Expecting a little drawback from the next entry, I was completely blown away by Ohira's little doggy short. Without a doubt the most original and revolutionary film of the bunch. The style is simply outrageous, mixing children's doodles with chalk-style animation and then some. In some ways, it reminded me of the drawing style used in Windy Tales, though less angular. Wanwa looks like an extremely detailed and lively children's drawing come to life. As a little boy finds its way through a wobbly world of magic you can only wonder what exactly you are looking at, but the overall effect is superb and extremely engaging. Within its short timespan it becomes completely immersive and leaves you with a sense of enormous wonder. 5.0*/5.0*
Up next is Tanaka's short. Tojin Kit is a continuation of a short piece Tanaka once directed for Digital Juice, so it doesn't feel quite as refreshing as the other shorts do. The basic style and movements are still there, but Tanaka's world has expanded and actually found a story to tell. It's a little surprising to see some cuter elements added to Tanaka's typical grey sceneries of wicked machinery, but the creature effects look amazing and the whole short just oozes style. The animation itself seems to lag behind only a little, possibly because there hasn't been too much updating since Digital Juice, but apart from that it's amazing to see Tanaka's trademark style translated to animation. 4.5*/5.0*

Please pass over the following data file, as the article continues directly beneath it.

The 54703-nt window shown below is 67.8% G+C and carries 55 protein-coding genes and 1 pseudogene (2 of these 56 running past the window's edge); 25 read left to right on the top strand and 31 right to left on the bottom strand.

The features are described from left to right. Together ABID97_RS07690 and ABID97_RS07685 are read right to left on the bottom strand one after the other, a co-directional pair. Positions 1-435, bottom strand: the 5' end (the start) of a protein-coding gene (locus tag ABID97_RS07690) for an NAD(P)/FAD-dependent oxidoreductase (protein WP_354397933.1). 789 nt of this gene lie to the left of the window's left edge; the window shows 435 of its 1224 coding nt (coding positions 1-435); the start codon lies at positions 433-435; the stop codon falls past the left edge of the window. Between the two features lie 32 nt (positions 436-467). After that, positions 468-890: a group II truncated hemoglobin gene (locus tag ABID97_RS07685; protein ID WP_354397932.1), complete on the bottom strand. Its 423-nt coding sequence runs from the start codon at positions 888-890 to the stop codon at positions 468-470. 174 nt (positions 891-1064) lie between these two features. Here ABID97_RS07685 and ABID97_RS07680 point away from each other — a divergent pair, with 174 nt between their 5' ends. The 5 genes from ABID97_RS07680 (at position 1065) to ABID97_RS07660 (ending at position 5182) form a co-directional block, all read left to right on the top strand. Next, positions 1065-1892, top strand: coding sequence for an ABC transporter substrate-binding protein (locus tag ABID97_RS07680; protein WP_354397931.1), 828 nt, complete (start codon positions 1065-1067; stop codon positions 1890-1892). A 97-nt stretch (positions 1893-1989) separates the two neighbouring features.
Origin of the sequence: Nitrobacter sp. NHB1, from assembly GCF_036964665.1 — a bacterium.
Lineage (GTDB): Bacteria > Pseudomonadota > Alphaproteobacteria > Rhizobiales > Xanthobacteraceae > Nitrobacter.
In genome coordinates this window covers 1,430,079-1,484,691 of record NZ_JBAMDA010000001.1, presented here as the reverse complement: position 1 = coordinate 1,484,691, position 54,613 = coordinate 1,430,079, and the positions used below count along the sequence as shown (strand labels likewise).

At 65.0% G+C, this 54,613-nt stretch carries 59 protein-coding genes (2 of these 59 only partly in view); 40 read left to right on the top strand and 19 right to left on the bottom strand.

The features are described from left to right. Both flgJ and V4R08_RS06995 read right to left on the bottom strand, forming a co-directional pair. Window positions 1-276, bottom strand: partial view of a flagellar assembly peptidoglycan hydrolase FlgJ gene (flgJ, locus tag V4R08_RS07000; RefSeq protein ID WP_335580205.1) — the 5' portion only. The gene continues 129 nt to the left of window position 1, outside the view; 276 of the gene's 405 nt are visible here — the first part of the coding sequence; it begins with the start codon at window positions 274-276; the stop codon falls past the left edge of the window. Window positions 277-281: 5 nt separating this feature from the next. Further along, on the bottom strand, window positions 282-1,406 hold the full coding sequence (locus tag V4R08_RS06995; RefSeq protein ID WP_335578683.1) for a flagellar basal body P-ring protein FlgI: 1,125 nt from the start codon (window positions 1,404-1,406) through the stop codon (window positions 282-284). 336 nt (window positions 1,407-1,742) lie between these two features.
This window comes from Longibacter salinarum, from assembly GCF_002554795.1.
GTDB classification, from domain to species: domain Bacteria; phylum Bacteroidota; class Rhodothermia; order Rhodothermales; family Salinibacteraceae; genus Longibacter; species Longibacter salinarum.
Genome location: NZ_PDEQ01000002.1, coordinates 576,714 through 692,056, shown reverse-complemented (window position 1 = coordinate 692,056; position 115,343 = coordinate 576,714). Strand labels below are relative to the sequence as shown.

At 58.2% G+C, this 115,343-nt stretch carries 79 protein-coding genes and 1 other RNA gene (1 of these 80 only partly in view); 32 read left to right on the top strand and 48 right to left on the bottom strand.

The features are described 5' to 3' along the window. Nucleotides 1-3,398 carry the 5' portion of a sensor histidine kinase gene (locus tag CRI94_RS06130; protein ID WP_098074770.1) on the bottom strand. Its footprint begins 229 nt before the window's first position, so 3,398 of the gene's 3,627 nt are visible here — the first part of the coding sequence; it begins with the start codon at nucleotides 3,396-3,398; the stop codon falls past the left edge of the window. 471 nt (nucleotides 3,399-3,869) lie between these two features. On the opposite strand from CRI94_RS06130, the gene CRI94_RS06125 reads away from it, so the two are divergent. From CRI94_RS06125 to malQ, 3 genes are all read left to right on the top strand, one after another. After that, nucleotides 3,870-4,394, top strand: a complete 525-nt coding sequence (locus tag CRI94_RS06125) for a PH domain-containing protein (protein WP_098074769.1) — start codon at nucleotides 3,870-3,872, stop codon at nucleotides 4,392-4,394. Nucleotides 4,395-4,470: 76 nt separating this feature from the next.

screen cap of Genius Party: Beyond
Finally, making sure Genius Party finishes off with a bang is Morimoto's Dimension Bomb. In many ways a sequel to Mix Juice, his entry in the Digital Juice anthology (and also featuring a shot with the same character), Dimension Bomb is an equally disjointed series of settings and characters set to a rather defining musical score. It's hard to tell what Dimension Bomb is about exactly, but the superb designs and terrific animation are simply spectacular to watch. Morimoto's creativity seems infinite, only enhanced by his keen eye, delicate animation and smart use of the soundtrack. His works as a DJ really paid off, always has. Not the best or most surprising short of the bunch, but definitely the most accomplished one. Morimoto proves yet again why he is one of the most important anime directors alive today and delivers a short that begs for a feature film. 5.0*/5.0*